July 8th, 2023

map of Ukraine

Update # 14

After returning to Kyiv I finally met with a Legionaire I only knew through IG. Troy is a former Marine, Iraq vet, and he also fought with the Kurdish Peshmerga before coming here last year to fight Russians. His story is similar to many foreign fighters I know. Restless as civilians, intolerant of oppression and bullying, and usually not mixing well with others in their native lands, they come to fight and to live where they feel most comfortable. For Troy that is the battlefields of Ukraine.

Troy is 100% the real deal and shared many accounts of his experiences on combat, fighting internal corruption, dealing with other bad actors coming in and out of the Legion, disfunctional leadership, and at the same time engaging in serious close quarters combat with Russian troops and Wagner mercenaries. He recently gave an interview to The Daily Beast, and other outlets and after our meeting I walked with him to another interview with ABC News. We passed the memorials and destroyed vehicles on display at St. Sophia’s Square and parted ways at the Intercontinental Hotel. This is located next to the Ministry of Foreign Affairs. The IC is swanky and the place to find journalists, foreign correspondents, Red Cross and UN officials (they never leave the hotel) and probably some spies.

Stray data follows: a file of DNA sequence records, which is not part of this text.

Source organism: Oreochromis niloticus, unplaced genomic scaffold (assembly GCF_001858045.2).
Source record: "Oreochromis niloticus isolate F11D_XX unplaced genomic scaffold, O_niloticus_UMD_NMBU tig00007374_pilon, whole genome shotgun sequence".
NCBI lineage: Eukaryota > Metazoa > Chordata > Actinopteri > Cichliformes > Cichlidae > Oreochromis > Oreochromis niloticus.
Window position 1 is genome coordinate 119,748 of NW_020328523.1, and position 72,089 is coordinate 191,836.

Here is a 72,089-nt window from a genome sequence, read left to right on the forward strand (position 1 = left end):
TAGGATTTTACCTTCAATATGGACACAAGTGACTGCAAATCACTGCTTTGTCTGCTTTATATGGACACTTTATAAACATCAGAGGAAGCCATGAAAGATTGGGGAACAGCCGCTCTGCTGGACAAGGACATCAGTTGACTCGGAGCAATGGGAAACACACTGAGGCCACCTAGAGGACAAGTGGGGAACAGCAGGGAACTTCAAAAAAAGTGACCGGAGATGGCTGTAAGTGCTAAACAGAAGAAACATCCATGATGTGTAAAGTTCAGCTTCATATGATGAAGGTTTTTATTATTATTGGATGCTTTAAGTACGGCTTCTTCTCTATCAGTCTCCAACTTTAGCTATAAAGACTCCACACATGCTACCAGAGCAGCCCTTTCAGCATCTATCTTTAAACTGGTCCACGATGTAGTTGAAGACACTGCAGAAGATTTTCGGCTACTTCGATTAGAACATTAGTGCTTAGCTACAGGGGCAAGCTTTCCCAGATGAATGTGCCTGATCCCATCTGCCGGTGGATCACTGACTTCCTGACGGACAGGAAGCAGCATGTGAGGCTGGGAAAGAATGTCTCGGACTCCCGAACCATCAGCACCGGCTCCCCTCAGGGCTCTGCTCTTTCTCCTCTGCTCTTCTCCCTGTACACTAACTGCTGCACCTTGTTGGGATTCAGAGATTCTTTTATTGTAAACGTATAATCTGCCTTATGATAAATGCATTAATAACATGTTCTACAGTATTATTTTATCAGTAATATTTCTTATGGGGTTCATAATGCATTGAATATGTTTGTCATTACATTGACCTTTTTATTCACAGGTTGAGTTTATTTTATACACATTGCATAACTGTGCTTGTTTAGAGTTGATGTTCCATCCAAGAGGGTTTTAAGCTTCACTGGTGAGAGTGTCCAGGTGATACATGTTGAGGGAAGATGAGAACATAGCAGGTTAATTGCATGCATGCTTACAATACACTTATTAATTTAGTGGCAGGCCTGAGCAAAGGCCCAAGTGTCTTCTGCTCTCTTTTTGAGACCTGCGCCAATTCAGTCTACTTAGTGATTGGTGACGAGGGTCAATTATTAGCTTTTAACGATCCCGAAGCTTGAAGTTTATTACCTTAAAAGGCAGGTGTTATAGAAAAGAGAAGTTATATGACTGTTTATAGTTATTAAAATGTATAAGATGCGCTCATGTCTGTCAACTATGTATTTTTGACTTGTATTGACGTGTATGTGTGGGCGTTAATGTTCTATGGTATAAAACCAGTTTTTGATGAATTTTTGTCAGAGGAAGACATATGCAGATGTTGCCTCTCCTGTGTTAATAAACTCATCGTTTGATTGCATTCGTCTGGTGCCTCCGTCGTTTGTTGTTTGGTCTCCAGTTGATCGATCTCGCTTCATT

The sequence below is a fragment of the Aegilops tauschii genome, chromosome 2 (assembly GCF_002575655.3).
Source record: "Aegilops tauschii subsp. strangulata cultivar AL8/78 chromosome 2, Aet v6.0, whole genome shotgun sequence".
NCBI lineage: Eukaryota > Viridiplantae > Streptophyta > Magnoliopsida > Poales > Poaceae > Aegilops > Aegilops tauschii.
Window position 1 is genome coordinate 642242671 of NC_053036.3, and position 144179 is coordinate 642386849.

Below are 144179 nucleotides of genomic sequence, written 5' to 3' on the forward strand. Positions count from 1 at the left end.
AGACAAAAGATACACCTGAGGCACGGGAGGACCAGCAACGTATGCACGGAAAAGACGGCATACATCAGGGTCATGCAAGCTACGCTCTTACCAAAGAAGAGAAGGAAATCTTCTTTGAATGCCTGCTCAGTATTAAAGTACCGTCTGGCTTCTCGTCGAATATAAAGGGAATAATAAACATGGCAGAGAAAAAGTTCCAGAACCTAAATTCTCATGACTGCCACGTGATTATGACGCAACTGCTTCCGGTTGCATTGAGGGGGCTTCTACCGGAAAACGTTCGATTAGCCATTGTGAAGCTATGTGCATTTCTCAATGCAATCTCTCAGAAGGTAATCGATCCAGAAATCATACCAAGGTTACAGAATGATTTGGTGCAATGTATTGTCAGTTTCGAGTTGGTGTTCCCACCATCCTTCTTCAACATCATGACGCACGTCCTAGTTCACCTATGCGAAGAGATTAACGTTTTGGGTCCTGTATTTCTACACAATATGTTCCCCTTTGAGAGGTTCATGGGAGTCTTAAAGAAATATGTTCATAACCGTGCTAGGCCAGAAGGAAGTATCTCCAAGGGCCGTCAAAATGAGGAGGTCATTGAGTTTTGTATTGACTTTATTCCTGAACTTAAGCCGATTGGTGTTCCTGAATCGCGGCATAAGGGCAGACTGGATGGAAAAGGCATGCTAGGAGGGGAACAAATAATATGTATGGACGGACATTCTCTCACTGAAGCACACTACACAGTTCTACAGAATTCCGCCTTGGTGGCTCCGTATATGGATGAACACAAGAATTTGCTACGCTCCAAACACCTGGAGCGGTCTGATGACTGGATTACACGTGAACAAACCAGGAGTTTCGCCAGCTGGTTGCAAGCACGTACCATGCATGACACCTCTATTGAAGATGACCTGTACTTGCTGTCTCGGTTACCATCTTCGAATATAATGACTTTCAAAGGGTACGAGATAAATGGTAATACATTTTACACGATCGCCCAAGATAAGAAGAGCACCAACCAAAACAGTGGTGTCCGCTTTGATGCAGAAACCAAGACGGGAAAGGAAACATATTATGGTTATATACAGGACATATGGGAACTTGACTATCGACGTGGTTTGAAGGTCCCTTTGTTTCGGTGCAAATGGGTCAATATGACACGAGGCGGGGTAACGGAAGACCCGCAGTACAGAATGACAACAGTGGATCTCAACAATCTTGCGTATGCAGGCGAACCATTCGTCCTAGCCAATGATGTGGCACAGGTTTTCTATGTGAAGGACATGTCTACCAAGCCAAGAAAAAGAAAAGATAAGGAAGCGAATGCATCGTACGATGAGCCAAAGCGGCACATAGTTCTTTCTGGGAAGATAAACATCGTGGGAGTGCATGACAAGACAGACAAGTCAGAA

I then went to the memorial for fallen soliders on the outside walls of Sophia’s cathedral. There were thousands of photos displayed chronologically before you even get to the full scale invasion last year. People need to be reminded that this war began in 2014, but only in 2022 year did Russian introduce its full army and plans to take the entire country.

The following day, I took time to do something completely different. We don’t do tourism while we are here. We may pass through historical sites and cities but it isn’t our mission. I will predict however, that after the war, tourism will be huge in Ukraine. Especially for art and culture lovers, history geeks, and foodies. Nevertheless, my teammate Hymie has a donor in London from the Kosoff family. Leon Kosoff was one of the most famous artists in the UK and part of his family originated from a small village several hours south of Kyiv called Pavoloch. Hymie wanted to visit the village and report back to the Kosoffs anything she was able to find out about their ancestors and their town.

The drive was about two hours through lush farmland and villages mostly untouched by the war. Pavoloch is beautiful. In typical Soviet style, there is a town square with the requisite WW2 park, the administration building, the school, the church, a community center and a small grocery. It is located on the Rostavytsia River, which flows across central Ukraine and there is an old dilapidated mill on the river that is about the nicest piece of real estate I have ever seen.